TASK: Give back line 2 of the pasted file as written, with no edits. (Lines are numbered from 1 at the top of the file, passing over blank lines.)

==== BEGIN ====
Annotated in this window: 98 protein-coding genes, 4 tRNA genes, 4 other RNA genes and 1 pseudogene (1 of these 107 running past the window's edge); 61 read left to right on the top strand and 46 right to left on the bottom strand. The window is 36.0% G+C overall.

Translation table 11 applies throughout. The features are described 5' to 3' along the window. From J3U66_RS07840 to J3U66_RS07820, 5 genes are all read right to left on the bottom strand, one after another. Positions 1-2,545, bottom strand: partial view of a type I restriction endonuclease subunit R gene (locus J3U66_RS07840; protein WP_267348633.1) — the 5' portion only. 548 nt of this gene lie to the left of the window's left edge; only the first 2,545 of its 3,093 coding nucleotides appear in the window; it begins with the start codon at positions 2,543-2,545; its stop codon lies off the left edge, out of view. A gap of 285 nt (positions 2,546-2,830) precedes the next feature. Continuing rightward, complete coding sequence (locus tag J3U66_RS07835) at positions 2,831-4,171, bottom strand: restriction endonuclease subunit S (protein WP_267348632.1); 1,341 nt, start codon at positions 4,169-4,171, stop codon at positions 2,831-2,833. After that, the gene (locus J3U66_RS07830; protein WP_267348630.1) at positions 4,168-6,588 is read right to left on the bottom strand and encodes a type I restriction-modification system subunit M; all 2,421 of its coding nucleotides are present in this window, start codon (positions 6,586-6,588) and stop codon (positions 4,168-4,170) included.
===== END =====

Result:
Translation table 11 applies throughout. The features are described 5' to 3' along the window. From J3U66_RS07840 to J3U66_RS07820, 5 genes are all read right to left on the bottom strand, one after another. Positions 1-2,545, bottom strand: partial view of a type I restriction endonuclease subunit R gene (locus J3U66_RS07840; protein WP_267348633.1) — the 5' portion only. 548 nt of this gene lie to the left of the window's left edge; only the first 2,545 of its 3,093 coding nucleotides appear in the window; it begins with the start codon at positions 2,543-2,545; its stop codon lies off the left edge, out of view. A gap of 285 nt (positions 2,546-2,830) precedes the next feature. Continuing rightward, complete coding sequence (locus tag J3U66_RS07835) at positions 2,831-4,171, bottom strand: restriction endonuclease subunit S (protein WP_267348632.1); 1,341 nt, start codon at positions 4,169-4,171, stop codon at positions 2,831-2,833. After that, the gene (locus J3U66_RS07830; protein WP_267348630.1) at positions 4,168-6,588 is read right to left on the bottom strand and encodes a type I restriction-modification system subunit M; all 2,421 of its coding nucleotides are present in this window, start codon (positions 6,586-6,588) and stop codon (positions 4,168-4,170) included.